Hymnary Friends,

Please pardon this brief interruption, and please consider a gift today to support the work of Hymnary.org. Here's why.

Each month half a million people visit this website for free access to the most complete database of North American hymnody on the planet. But this project does not come without a cost, and we have limited sources of revenue. Twice a year we hold a fund drive, and these drives are critical to our future.

So if you benefit from Hymnary.org, would you consider a donation today? Even small amounts help, and they also let us know you're behind us and support what we do.

Click the Donate button below to be taken to a secure giving site. Or you can make your tax-deductible contribution by sending a check to Hymnary.org at 3201 Burton SE, Grand Rapids, MI 49546.

On behalf of the entire Hymnary.org team, our thanks.
Harry Plantinga

Suffering Son of man, be near me

Suffering Son of man, be near me

Author: Charles Wesley
Published in 19 hymnals

Representative Text

1 Suff'ring Son of Man, be near me,
In my suff'rings to sustain;
In my sorer griefs to cheer me
By Thy more than mortal pain.
Call to mind that unknown anguish
In Thy days of flesh below,
When Thy troubled soul did languish
Under a whole world of woe.

2 By Thy fainting in the garden,
By Thy dreadful death, I pray,
Write upon my heart Thy pardon,
Take my sins and fears away.
By the travail of Thy Spirit,
By Thine outcry on the tree,
By thine agonizing merit,
Gracious Lord, remember me!

Amen.

Source: The Hymnal and Order of Service #93

Author: Charles Wesley

Charles Wesley, M.A. was the great hymn-writer of the Wesley family, perhaps, taking quantity and quality into consideration, the great hymn-writer of all ages. Charles Wesley was the youngest son and 18th child of Samuel and Susanna Wesley, and was born at Epworth Rectory, Dec. 18, 1707. In 1716 he went to Westminster School, being provided with a home and board by his elder brother Samuel, then usher at the school, until 1721, when he was elected King's Scholar, and as such received his board and education free. In 1726 Charles Wesley was elected to a Westminster studentship at Christ Church, Oxford, where he took his degree in 1729, and became a college tutor. In the early part of the same year his religious impressions were much deepene… Go to person page >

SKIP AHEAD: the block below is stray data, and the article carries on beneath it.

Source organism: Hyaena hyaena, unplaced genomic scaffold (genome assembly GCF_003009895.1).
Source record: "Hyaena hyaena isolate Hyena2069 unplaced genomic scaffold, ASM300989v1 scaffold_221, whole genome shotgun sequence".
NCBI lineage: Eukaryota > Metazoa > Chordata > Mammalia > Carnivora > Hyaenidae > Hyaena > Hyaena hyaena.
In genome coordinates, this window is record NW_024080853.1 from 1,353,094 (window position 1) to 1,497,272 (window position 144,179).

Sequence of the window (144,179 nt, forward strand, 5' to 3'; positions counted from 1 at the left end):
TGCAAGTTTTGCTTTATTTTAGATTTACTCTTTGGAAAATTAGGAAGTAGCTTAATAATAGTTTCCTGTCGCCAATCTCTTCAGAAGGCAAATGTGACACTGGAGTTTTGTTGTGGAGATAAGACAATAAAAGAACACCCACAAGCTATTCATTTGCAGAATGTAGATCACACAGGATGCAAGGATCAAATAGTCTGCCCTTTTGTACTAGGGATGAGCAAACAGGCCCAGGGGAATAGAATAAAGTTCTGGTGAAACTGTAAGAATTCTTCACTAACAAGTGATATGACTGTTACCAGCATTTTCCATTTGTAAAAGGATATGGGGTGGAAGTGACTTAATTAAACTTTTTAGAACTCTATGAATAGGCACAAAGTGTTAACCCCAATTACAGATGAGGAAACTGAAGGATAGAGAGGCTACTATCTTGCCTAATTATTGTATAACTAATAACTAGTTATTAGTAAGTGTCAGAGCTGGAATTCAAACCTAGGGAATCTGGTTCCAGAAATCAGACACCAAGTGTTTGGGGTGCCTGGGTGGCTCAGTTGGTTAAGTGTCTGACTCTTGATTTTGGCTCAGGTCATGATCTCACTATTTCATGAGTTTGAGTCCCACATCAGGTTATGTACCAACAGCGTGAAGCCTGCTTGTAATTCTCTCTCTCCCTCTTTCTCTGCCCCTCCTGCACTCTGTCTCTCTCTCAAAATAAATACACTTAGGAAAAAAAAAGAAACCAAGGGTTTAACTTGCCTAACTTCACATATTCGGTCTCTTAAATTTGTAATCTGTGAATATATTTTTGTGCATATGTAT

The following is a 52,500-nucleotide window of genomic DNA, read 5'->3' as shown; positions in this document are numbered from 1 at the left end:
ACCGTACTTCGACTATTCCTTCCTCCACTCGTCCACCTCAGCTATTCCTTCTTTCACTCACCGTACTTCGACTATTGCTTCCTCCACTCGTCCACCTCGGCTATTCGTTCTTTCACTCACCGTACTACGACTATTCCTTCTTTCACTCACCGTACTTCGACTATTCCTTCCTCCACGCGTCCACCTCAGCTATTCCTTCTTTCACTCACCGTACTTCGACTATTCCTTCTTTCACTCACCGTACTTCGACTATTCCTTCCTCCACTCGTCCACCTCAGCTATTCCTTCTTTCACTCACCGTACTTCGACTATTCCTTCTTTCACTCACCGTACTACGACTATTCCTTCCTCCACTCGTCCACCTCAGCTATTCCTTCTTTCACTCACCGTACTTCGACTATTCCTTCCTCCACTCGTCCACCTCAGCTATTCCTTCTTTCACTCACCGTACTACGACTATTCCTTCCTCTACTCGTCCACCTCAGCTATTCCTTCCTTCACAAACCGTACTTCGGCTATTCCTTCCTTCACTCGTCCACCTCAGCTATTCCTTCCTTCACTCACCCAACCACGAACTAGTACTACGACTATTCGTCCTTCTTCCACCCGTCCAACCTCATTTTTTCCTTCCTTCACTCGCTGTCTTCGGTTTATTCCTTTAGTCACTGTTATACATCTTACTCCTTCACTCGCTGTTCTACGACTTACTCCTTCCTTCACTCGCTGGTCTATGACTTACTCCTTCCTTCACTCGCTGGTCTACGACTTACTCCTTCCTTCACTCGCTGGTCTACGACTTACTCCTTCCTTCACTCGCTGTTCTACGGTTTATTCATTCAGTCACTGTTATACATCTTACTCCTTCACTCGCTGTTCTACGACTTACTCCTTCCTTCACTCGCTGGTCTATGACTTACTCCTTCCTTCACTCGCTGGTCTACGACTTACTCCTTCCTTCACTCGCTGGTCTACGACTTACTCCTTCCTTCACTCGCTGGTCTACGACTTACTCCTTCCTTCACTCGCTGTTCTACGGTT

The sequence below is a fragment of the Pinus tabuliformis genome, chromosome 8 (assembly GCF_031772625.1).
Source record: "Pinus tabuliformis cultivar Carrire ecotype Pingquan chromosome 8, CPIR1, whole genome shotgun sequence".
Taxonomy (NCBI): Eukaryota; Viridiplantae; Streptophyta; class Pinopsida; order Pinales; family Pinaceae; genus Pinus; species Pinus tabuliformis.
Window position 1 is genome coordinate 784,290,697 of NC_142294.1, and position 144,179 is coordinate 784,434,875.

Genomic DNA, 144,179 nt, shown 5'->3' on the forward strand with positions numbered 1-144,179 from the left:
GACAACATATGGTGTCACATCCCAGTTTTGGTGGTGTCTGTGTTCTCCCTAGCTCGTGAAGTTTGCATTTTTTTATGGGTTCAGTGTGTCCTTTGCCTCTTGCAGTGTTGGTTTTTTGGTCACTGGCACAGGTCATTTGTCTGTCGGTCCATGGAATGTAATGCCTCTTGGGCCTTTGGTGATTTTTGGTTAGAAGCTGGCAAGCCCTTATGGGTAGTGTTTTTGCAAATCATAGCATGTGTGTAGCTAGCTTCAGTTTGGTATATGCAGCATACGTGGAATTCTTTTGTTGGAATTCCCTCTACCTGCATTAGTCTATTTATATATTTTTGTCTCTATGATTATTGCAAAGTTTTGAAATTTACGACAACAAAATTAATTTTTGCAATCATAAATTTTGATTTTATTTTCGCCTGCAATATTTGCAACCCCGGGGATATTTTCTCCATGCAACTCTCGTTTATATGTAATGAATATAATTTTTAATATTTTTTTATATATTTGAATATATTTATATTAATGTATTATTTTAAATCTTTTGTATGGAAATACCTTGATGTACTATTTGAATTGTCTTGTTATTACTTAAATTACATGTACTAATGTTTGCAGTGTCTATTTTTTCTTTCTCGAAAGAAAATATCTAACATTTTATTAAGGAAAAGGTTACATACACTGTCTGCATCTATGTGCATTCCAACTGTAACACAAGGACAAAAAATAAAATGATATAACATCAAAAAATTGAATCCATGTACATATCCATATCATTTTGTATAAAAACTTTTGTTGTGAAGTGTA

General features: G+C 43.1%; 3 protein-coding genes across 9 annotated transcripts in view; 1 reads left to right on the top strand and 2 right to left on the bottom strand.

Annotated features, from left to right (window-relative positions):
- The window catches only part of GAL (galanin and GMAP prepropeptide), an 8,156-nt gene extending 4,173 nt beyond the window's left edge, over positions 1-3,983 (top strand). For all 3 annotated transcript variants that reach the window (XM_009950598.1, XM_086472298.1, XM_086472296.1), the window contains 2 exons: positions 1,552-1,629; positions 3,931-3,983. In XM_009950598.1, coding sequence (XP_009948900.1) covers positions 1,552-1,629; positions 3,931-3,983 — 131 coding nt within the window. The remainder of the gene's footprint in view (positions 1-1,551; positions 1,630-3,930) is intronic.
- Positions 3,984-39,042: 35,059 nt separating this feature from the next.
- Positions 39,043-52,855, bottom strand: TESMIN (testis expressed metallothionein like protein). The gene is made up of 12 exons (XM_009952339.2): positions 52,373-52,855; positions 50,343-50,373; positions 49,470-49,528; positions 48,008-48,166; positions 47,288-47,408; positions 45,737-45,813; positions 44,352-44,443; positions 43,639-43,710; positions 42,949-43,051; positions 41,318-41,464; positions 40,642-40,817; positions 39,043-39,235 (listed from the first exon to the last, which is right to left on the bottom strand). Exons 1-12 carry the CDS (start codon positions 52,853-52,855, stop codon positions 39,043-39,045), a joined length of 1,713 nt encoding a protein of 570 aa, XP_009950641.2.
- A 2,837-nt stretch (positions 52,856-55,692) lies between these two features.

Text Information

First Line: Suffering Son of man, be near me
Author: Charles Wesley

Tune

WESTWOOD


O DU LIEBE MEINER LIEBE (Thommen)

Originally a folk song ("Sollen nun die grünen Jahre") dating from around 1700, O DU LIEBE MEINER LIEBE was used as a hymn tune in the Catholic hymnal Bambergisches Gesangbuch (1732). The tune name is the incipit of the text to which it was set in Johann Thommen's Erbaulicher Musicalischer Christen…

Go to tune page >


GETHSEMANE (Swedish)


Timeline

Instances

Instances (1 - 19 of 19)

Asaph #d249

Page Scan

Church Book #171

TextPage Scan

Church Book #171

TextPage Scan

Common Service Book of the Lutheran Church #81

Hymn Service No.3 #d80

TextPage Scan

Hymnal and Order of Service #56

Page Scan

Hymnal #56

Soendagsskol-Bok, innehallande, Liturgi, Laesordning, och Sanger #d261

Page Scan

Songs for Social and Public Worship #860

Page Scan

The Book of Worship #166

The Choralist #d321

TextPage Scan

The Hymnal and Order of Service #93

Text

The Hymnal and Order of Service #93

The Hymnal of the Evangelical Lutheran Augustana Synod. Text ed. #d539

The Hymns for the Use of Evangelical Lutheran Congregations #d444

Page Scan

The Reformed Church Hymnal #176

Page Scan

The Sabbath Hymn and Tune Book #362a

The Sabbath Hymn Book. Baptist ed. #d966

Suggestions or corrections? Contact us



Advertisements